The Role Tolerance Plays in Addiction

Addiction

Addiction is an insidious disease that can creep in slowly or develop rapidly, depending on tolerance. People may not even be aware that they are developing an addiction, as the signs are progressive and the changes can be subtle.

By understanding the role that tolerance plays in the development of addiction, people who use or abuse alcohol or drugs can understand how addiction sets in.

What Is Tolerance?

Tolerance occurs when a person has a diminished response to alcohol or drugs as a result of repeated use. Its mere presence means more of a substance is needed to achieve the desired results.

A person who has developed tolerance to a substance is not necessarily addicted to the substance in question. Their body has simply adapted to the presence of alcohol or drugs and has adjusted to the dose they have been accustomed to taking.

For example, a person who is taking an opioid pain medication may notice after a certain period of time that their regular dose no longer effectively diminishes their pain, or its effects wear off far sooner than before. In such instances, this person is likely to have developed a tolerance to that dose.

How Does Tolerance Develop into an Addiction?

When a person develops a tolerance to alcohol or drugs, they can be vulnerable to addiction if they increase the amount they take or if they take it more frequently. This is especially if they aren’t under a doctor’s supervision.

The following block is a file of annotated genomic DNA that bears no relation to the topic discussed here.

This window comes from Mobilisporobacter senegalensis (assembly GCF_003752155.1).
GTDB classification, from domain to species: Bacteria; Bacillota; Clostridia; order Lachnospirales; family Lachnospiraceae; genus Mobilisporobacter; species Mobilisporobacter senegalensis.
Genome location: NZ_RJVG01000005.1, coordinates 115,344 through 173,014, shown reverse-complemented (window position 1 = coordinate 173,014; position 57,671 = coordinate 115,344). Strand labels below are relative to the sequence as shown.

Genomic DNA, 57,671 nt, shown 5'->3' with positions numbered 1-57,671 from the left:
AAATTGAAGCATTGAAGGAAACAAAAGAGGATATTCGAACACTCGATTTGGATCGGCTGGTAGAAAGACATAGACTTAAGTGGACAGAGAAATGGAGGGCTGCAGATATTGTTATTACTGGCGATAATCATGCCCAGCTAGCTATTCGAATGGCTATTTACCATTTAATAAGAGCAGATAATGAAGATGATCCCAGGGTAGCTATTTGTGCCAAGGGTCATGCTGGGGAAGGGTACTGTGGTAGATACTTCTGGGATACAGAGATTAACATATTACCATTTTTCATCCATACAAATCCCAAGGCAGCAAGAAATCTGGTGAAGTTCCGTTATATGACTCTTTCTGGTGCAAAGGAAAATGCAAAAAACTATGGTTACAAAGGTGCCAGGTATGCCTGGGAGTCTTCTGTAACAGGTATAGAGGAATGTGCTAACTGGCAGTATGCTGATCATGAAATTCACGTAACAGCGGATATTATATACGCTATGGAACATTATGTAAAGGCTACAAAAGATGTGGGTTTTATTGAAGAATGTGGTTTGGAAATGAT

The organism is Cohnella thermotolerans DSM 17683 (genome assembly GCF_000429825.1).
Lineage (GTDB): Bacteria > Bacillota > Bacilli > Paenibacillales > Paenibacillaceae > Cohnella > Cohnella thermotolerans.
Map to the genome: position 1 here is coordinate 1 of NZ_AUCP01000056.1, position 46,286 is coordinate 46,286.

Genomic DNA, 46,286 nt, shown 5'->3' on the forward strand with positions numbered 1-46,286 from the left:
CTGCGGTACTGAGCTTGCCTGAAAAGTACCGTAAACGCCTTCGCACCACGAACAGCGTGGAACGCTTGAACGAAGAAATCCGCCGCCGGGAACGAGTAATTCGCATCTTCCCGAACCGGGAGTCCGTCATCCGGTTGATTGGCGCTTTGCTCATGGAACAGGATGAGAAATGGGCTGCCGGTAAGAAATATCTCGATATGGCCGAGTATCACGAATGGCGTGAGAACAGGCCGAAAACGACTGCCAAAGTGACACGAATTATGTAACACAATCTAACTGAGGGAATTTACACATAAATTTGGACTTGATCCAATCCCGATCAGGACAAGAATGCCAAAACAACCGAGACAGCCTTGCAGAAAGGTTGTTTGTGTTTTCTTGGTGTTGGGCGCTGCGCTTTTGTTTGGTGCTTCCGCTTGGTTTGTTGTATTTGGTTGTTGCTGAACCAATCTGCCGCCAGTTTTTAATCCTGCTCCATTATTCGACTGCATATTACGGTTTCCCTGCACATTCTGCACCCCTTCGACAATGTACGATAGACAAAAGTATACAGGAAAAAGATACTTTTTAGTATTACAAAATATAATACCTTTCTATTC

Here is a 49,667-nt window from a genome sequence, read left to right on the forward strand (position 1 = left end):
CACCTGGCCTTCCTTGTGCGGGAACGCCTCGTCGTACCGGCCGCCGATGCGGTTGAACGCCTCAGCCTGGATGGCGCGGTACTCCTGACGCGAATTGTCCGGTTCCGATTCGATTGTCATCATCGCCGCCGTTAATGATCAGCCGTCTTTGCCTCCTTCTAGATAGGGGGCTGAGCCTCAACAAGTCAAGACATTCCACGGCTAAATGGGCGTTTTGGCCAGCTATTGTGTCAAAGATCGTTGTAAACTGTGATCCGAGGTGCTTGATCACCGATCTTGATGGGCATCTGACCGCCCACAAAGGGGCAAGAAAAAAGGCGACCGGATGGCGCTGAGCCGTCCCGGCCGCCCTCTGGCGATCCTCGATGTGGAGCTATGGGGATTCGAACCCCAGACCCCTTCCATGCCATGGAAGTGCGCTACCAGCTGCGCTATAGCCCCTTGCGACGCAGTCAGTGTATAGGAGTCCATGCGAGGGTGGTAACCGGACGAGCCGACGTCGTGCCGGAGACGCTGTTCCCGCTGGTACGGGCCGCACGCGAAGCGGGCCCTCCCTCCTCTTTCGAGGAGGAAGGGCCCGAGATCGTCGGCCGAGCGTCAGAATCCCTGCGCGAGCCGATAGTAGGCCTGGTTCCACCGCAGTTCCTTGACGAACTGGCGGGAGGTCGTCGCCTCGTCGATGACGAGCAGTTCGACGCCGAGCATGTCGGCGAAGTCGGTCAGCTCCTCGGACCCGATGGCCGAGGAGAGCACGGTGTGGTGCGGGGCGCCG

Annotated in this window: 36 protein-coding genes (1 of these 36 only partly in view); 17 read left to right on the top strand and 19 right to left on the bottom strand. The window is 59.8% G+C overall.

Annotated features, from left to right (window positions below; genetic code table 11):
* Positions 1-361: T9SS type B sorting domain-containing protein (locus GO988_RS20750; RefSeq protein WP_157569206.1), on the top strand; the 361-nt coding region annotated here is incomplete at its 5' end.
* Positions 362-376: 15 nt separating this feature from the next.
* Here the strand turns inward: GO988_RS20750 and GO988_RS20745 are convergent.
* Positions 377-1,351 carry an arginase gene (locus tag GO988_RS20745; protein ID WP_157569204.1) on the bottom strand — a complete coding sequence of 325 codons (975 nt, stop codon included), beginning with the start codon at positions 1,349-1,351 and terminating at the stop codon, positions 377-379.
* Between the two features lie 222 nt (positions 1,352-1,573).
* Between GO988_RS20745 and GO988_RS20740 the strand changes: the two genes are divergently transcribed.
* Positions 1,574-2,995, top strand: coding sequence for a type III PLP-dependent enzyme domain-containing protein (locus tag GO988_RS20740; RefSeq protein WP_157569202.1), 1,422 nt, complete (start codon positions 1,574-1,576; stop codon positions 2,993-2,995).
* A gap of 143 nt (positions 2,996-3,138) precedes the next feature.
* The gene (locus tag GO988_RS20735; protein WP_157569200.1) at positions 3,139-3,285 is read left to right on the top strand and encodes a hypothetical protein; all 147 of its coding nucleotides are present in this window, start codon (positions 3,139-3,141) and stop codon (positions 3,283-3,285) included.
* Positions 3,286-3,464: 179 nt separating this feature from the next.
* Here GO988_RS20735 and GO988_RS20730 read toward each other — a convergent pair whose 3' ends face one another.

By increasing their dose of opioid pain medication, they may experience the relief they did with the drug’s first use, but in time, they will again develop a tolerance. Each level of this and each increase in the amount of the substance used can and often does pave the way to addiction.

Tolerance vs. Dependence

The Role Tolerance Plays In Addiction

Tolerance is one stage of the body’s development of a physical dependence on a substance. Dependence will result in withdrawal symptoms if a person stops using a substance or decreases the amount or frequency of use.

Some people who are dependent on pain medications, for example, will experience withdrawal symptoms like headaches or nausea if they don’t take that medication for a period of time or abruptly stop taking it.

Once someone develops a tolerance that progresses into a dependence on a substance, they are moving ever close to the development of addiction. Note that this and dependence are not the same things as addiction. Addiction involves mental and behavioral aspects as well as a physical dependence, and it’s characterized by compulsive substance use despite negative consequences.

If you suspect you have developed a tolerance and dependency on prescription drugs, illicit drugs, or alcohol, it’s important to seek immediate professional help. A high-quality addiction treatment facility can assess your situation, and once you are evaluated by an addiction specialist, a personalized treatment plan can be designed that can put you on the road to recovery.